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Bat houses

We have bats in our yard and see them swooping around at dusk and going after insects. We don't mind the bats – except if they get in the house.  One way to discourage them from invading your space is to put up their own house. Rob Mies is the director of the Organization for Bat Conservation. He says bats are the primary predator of nighttime insects, including mosquitoes, moths, and beetles.

A natural habitat for bats is often under peeling bark from dead trees, so the best place to install a bat house is on a pole or on the side of a building.

"At least 15-feet off the ground, facing an open, sunny location. And even painting the bat house a dark brown or black color, will absorb heat and help keep the bats warm which is really important in spring and even cool, summer nights when baby bats are not flying," says Mies. "So, what you're looking to do is trying to simulate the loose and peeling bark of a dead tree."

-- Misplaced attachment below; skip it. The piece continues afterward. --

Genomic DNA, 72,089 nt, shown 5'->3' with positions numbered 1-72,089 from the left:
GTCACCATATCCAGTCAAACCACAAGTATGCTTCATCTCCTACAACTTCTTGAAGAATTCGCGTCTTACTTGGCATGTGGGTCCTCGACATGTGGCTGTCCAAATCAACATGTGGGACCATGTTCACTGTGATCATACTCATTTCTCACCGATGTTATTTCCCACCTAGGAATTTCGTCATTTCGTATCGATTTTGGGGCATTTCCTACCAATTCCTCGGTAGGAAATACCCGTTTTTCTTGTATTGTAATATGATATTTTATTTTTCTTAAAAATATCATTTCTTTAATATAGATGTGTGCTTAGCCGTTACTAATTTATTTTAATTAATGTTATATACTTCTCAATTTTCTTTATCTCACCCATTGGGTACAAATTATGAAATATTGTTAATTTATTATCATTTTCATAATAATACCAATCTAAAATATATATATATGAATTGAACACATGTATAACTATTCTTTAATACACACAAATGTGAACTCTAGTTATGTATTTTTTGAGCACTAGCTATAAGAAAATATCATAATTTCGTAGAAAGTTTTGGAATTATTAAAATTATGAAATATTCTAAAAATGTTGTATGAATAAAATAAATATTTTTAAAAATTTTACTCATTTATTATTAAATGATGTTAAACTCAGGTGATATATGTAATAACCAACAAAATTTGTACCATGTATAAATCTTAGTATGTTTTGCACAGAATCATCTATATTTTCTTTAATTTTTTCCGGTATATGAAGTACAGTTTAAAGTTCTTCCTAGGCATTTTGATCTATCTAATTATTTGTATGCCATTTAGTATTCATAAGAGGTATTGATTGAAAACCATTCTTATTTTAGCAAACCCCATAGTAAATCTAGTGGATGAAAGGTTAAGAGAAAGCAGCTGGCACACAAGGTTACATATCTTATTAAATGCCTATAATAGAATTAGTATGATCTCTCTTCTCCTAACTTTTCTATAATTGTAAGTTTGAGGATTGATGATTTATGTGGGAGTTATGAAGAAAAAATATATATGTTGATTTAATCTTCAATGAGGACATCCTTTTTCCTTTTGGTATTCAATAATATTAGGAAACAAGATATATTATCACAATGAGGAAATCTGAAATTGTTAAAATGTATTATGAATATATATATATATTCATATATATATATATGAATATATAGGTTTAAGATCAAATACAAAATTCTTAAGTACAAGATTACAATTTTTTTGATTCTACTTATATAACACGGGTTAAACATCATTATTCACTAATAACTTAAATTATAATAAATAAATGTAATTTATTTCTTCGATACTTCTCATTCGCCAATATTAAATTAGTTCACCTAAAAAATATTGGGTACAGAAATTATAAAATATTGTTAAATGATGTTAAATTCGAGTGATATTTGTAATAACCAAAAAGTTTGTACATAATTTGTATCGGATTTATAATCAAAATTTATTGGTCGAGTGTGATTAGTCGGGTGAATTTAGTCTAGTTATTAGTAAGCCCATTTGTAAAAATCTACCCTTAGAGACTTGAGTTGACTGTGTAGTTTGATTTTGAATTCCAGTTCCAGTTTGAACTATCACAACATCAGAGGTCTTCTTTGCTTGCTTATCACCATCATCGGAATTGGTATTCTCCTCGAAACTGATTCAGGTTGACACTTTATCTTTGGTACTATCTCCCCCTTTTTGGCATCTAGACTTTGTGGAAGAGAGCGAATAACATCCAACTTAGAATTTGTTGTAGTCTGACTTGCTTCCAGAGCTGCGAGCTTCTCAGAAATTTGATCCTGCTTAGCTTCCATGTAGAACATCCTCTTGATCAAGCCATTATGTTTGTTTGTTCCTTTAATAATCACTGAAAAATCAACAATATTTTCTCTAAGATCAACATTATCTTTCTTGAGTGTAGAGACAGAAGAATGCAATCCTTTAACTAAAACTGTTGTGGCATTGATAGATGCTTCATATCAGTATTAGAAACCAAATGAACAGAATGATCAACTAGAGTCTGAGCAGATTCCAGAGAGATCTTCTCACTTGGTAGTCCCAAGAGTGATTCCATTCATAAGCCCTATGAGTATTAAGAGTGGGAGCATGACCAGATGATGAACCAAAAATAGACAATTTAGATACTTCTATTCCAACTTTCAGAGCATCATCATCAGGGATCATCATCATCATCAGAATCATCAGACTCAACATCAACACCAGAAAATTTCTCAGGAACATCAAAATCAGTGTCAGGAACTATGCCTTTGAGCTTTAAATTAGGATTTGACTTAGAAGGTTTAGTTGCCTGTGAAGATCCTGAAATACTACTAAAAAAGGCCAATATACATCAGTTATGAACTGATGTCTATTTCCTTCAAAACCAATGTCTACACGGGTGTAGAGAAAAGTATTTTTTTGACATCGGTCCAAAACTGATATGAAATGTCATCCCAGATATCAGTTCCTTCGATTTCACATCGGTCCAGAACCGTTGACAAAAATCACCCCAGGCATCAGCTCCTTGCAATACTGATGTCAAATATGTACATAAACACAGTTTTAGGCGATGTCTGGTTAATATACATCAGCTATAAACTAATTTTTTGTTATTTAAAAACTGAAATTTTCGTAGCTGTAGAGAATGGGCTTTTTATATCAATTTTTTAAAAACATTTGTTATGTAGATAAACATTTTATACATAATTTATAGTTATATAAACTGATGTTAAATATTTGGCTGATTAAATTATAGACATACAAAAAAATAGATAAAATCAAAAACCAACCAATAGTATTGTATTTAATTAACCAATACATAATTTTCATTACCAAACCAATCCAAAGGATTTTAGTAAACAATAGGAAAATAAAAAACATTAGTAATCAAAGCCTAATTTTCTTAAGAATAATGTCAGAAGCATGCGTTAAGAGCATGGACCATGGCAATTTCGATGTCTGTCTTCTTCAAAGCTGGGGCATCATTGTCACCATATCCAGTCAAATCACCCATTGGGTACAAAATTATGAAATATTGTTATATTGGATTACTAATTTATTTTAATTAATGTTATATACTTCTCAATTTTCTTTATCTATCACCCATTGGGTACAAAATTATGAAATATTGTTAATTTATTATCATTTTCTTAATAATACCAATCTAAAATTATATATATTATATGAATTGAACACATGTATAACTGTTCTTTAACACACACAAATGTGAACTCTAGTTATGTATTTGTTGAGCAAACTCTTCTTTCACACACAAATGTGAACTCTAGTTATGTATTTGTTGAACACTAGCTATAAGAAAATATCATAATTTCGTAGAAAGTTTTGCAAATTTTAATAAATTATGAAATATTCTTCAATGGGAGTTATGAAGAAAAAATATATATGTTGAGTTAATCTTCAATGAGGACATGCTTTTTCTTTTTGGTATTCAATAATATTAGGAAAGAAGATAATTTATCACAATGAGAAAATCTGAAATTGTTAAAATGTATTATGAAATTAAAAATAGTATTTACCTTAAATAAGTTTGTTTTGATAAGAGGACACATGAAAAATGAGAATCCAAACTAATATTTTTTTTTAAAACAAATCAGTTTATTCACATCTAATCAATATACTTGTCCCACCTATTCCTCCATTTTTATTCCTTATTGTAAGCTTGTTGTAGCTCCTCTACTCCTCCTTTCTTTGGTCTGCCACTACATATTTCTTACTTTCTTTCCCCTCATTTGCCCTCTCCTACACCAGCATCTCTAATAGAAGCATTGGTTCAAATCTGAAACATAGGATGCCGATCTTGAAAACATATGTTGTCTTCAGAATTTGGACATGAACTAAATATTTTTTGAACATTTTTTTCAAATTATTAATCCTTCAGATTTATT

Bats usually move in one-to-six months after you put up a house. If you install it this summer and don't see any bats using it by the end of next summer, move the house to another location.

You can buy a ready-made bat house or make your own, but it needs to be the right size.  

"Make sure you have houses that have about 3/4" spacing.  And that is small enough to help make sure that predators can't get in there, but also big enough that they can move around," he says. "Bat houses that are taller, and wider, and deeper – in general – the larger the bat house the better."

There is no floor in a bat house, so Mies says once a week or so, shine a flashlight into it to make sure no paper wasps have taken up residency. If they do, knock them out.

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